“Of course you can’t just reverse the steps” he jumped in. “You have to do it differently…here, give me a piece of paper.” And in seconds he had drawn the proof. A vintage Barry Wolk moment.

I only got to know Eddy in the last year or so, since legal research has become a bit of a hobby with me. Eddy is a much more private person than Barry, and I don’t want to pretend to be on any level of intimacy with him, but I saw him just the other day. It was early in the morning and he was on his way to shakhris. I asked him how his research was going…did he have any interesting cases? Yes, he answered, in fact he had just published something on Whatcott v Saskatchewan, and he started to tell me where I could find the article.

I couldn’t believe my ears. “You’ve got to be kidding: I’m arguing Whatcott next week in Provincial Court!” It was true! I’m defending myself against trespassing charges brought against me by the U of W, and Whatcott is an anti-abortion activist who pleaded Freedom of Expression to successfully beat the rap for trespassing at the University of Calgary.

It turns out Eddy’s case was a little different. It was the same guy, different case. Whatcott had a number of cases in the past decade, all involving abortion protests, including trespassing at the U of Calgary, loitering at the U of Regina (he beat that one too), and something with the Saskatchewan Human Rights Commission. That last one was Eddy’s case.

Still, I had hoped that this incredible coincidence would have been enough to pique Eddy’s interest in my case and get him to open up. But I had no such luck. As I said, Eddy’s a very private person and has a strict rule against getting involved in actual personal cases. In the meantime, I had unwittingly followed Eddy into shul, and our conversation was interrupted by the khazen’s intonation of the familiar words: piskhu-li shaarey tzedekEddy was already praying, and the shammes was handing me a tallis. Oh my god…was that Eddy harmonizing so beautifully? I turned my head to look in the direction of the sound. No, my was Rabbi Green, singing into his microphone. Eddy was just standing right below the speaker…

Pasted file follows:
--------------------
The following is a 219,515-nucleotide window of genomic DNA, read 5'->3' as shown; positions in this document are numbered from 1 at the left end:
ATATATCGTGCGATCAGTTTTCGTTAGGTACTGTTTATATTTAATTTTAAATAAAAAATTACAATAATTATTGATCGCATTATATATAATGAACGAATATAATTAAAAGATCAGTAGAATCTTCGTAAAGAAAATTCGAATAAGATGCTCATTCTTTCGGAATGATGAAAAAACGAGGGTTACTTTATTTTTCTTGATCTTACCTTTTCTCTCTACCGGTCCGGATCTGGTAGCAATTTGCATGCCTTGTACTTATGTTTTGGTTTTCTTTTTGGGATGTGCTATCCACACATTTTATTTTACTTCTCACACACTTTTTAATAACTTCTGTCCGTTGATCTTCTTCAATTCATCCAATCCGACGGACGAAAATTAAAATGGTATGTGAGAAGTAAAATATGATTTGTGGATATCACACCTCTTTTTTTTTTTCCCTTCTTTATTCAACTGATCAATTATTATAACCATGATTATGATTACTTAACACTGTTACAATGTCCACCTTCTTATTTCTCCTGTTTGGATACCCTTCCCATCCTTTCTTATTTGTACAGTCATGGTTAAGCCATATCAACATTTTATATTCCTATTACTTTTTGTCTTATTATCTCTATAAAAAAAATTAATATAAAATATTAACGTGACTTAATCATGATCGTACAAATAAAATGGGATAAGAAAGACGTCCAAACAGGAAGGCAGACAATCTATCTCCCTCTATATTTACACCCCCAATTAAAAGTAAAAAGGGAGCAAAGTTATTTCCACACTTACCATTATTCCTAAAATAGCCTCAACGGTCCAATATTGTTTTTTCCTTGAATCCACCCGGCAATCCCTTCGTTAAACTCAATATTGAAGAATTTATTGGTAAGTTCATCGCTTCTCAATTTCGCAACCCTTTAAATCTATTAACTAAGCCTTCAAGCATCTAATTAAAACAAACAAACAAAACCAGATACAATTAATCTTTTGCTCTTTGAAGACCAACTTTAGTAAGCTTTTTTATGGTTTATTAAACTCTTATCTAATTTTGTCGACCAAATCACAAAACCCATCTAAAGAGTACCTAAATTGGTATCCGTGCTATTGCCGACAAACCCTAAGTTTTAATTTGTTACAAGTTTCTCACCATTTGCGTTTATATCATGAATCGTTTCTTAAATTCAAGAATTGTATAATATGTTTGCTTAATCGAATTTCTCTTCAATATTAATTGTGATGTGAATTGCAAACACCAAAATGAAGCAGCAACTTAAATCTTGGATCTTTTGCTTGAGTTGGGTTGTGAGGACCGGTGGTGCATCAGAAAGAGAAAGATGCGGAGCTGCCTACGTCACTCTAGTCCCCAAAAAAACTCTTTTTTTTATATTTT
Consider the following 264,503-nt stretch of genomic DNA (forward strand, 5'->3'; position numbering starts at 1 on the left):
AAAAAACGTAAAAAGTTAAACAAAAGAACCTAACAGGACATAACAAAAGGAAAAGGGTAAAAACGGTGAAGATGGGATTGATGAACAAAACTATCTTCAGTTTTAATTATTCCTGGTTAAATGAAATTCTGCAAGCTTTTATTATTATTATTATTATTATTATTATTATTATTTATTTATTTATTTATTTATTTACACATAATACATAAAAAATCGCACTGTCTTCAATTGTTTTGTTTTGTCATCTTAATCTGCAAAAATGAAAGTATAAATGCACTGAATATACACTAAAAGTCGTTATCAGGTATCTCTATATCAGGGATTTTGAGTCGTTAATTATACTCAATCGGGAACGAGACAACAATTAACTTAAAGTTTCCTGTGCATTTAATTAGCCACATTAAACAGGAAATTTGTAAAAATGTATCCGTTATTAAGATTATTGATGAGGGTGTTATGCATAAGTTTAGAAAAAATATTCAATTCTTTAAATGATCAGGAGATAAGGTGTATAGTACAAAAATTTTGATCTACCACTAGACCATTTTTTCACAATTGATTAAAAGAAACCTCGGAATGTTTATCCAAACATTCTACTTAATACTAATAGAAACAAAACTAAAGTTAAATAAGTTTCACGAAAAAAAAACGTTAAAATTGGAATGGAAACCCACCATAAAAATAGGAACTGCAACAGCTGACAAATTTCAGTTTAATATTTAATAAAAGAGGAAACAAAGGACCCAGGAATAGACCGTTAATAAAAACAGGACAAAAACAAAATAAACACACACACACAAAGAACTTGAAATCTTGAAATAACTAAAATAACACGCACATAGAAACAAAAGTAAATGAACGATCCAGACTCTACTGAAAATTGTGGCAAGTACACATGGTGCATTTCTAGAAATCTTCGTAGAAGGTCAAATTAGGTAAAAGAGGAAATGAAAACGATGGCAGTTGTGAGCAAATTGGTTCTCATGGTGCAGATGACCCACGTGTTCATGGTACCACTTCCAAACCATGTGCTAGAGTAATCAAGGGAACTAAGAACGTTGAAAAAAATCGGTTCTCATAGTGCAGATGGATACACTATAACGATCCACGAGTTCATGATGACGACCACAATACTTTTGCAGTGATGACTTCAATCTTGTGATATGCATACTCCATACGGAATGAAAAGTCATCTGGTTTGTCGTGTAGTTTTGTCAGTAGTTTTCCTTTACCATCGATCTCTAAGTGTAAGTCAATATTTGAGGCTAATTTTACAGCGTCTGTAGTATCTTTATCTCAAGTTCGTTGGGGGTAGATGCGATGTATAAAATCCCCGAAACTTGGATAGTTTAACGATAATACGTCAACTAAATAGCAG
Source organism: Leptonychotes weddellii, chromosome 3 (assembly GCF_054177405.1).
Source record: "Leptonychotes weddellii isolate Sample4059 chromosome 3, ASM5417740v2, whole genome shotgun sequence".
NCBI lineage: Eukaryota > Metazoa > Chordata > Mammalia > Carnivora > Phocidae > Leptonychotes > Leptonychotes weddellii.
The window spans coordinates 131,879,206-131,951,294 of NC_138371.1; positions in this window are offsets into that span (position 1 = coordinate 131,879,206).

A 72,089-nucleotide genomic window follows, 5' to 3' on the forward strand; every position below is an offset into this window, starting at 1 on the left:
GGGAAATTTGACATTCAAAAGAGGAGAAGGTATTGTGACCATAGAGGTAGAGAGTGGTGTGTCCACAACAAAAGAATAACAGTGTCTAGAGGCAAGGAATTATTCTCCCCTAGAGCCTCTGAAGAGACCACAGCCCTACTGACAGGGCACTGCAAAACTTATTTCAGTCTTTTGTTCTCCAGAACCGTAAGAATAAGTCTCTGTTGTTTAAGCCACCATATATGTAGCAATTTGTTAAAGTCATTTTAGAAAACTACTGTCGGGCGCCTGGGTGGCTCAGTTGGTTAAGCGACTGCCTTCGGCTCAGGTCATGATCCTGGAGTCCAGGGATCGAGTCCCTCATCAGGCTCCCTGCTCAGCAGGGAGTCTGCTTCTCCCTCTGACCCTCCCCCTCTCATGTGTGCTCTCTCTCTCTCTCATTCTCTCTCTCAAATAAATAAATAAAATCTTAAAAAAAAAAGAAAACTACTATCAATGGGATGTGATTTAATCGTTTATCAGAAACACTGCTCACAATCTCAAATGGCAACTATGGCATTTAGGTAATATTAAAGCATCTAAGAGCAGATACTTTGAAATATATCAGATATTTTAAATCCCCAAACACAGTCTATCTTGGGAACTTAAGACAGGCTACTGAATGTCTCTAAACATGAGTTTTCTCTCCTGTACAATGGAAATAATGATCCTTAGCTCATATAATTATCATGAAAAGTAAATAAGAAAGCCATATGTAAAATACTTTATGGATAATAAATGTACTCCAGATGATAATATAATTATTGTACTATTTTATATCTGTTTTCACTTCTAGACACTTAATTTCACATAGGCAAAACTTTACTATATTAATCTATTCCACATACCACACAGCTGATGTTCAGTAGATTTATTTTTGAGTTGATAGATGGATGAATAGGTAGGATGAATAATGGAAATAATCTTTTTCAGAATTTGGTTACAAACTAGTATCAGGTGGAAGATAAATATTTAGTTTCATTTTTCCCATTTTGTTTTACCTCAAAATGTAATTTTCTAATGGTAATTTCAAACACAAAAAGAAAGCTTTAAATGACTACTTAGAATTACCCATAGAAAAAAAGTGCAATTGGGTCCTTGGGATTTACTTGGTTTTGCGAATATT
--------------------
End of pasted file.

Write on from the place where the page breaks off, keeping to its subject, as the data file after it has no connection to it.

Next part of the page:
Tuesday, March 4, 2014

Yechts: The Gerund in Yiddish

I was playing Scrabble last week and I had a seven letter word sitting on my rack: hauling. But there was nowhere to play it…unless it could be pluralized. Is haulings a word? It’s tempting. Hauling is a noun…it’s an activity, and that’s a thing. To be sure, it’s also a verb, as in “I am hauling gravel”. But it’s also a noun: “Hauling gravel is hard work”. What else is the subject of that sentence if not hauling? I think that kind of noun is called a gerund.

But of course, not every noun can be pluralized by adding s. And the fact that it ends in ing is not necessarily the problem. You can have a number of undertakings going on at the same time, and that’s a perfectly good Scrabble word (except it might be too long to fit on the board). You can attend three different poetry readings in the same evening. And so on. But can you have multiple haulings?

To understand what’s going on here, we have to start by noting that there at least two different kind of ing words here. Undertaking and reading are not gerunds in the same sense as hauling. Well…reading is, if you say “Reading is fun”…that’s a gerund. But the “reading” in poetry readings is not the plural of the “reading” in reading is fun. If you see what I mean.

Because haulings actually looks like it might be a word, as in the following conversation: Tom says, “I was hauling garbage all day”…to which Dick replies: “What did you do with the haulings?” It’s a bit contrived, but it’s arguable. Was my Scrabble partner convinced? Well…